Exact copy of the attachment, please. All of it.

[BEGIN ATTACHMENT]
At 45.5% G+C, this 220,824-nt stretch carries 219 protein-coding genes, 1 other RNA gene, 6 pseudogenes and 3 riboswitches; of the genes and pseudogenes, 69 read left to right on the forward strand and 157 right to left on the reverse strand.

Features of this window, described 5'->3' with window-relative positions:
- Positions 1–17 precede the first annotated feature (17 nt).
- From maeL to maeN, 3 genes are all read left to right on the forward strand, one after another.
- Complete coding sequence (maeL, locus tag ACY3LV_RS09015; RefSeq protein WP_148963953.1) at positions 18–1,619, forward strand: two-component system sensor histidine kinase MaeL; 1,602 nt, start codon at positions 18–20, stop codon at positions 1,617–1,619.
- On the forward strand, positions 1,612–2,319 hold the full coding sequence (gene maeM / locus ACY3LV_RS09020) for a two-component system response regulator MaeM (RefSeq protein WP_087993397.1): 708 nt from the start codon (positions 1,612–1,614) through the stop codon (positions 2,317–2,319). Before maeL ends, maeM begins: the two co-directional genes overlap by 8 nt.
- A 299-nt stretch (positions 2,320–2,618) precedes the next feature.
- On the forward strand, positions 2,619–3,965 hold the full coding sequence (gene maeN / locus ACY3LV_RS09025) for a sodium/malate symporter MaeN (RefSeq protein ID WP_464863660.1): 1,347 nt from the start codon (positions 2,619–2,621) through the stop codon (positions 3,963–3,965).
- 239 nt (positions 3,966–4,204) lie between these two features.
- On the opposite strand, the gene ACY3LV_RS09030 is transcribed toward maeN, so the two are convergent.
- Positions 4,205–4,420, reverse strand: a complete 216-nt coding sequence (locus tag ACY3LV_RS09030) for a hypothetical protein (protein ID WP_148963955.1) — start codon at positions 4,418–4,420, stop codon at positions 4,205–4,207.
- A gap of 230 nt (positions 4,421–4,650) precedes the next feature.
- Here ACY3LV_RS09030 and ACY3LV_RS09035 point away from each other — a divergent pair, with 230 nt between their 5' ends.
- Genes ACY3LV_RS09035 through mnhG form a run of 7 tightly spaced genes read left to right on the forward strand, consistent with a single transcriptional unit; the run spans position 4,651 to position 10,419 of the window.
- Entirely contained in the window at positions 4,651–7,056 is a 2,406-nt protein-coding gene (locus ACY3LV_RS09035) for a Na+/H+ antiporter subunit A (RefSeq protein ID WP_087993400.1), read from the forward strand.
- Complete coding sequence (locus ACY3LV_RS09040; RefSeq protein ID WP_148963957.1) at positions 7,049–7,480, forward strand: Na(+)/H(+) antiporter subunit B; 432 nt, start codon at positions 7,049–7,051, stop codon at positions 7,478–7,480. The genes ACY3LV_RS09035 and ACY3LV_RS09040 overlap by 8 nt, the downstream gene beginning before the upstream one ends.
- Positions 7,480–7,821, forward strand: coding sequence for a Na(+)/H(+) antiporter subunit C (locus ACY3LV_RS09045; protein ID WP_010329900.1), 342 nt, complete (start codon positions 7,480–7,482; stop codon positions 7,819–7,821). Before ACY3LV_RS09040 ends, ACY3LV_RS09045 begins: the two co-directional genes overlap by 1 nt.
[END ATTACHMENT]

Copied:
At 45.5% G+C, this 220,824-nt stretch carries 219 protein-coding genes, 1 other RNA gene, 6 pseudogenes and 3 riboswitches; of the genes and pseudogenes, 69 read left to right on the forward strand and 157 right to left on the reverse strand.

Features of this window, described 5'->3' with window-relative positions:
- Positions 1–17 precede the first annotated feature (17 nt).
- From maeL to maeN, 3 genes are all read left to right on the forward strand, one after another.
- Complete coding sequence (maeL, locus tag ACY3LV_RS09015; RefSeq protein WP_148963953.1) at positions 18–1,619, forward strand: two-component system sensor histidine kinase MaeL; 1,602 nt, start codon at positions 18–20, stop codon at positions 1,617–1,619.
- On the forward strand, positions 1,612–2,319 hold the full coding sequence (gene maeM / locus ACY3LV_RS09020) for a two-component system response regulator MaeM (RefSeq protein WP_087993397.1): 708 nt from the start codon (positions 1,612–1,614) through the stop codon (positions 2,317–2,319). Before maeL ends, maeM begins: the two co-directional genes overlap by 8 nt.
- A 299-nt stretch (positions 2,320–2,618) precedes the next feature.
- On the forward strand, positions 2,619–3,965 hold the full coding sequence (gene maeN / locus ACY3LV_RS09025) for a sodium/malate symporter MaeN (RefSeq protein ID WP_464863660.1): 1,347 nt from the start codon (positions 2,619–2,621) through the stop codon (positions 3,963–3,965).
- 239 nt (positions 3,966–4,204) lie between these two features.
- On the opposite strand, the gene ACY3LV_RS09030 is transcribed toward maeN, so the two are convergent.
- Positions 4,205–4,420, reverse strand: a complete 216-nt coding sequence (locus tag ACY3LV_RS09030) for a hypothetical protein (protein ID WP_148963955.1) — start codon at positions 4,418–4,420, stop codon at positions 4,205–4,207.
- A gap of 230 nt (positions 4,421–4,650) precedes the next feature.
- Here ACY3LV_RS09030 and ACY3LV_RS09035 point away from each other — a divergent pair, with 230 nt between their 5' ends.
- Genes ACY3LV_RS09035 through mnhG form a run of 7 tightly spaced genes read left to right on the forward strand, consistent with a single transcriptional unit; the run spans position 4,651 to position 10,419 of the window.
- Entirely contained in the window at positions 4,651–7,056 is a 2,406-nt protein-coding gene (locus ACY3LV_RS09035) for a Na+/H+ antiporter subunit A (RefSeq protein ID WP_087993400.1), read from the forward strand.
- Complete coding sequence (locus ACY3LV_RS09040; RefSeq protein ID WP_148963957.1) at positions 7,049–7,480, forward strand: Na(+)/H(+) antiporter subunit B; 432 nt, start codon at positions 7,049–7,051, stop codon at positions 7,478–7,480. The genes ACY3LV_RS09035 and ACY3LV_RS09040 overlap by 8 nt, the downstream gene beginning before the upstream one ends.
- Positions 7,480–7,821, forward strand: coding sequence for a Na(+)/H(+) antiporter subunit C (locus ACY3LV_RS09045; protein ID WP_010329900.1), 342 nt, complete (start codon positions 7,480–7,482; stop codon positions 7,819–7,821). Before ACY3LV_RS09040 ends, ACY3LV_RS09045 begins: the two co-directional genes overlap by 1 nt.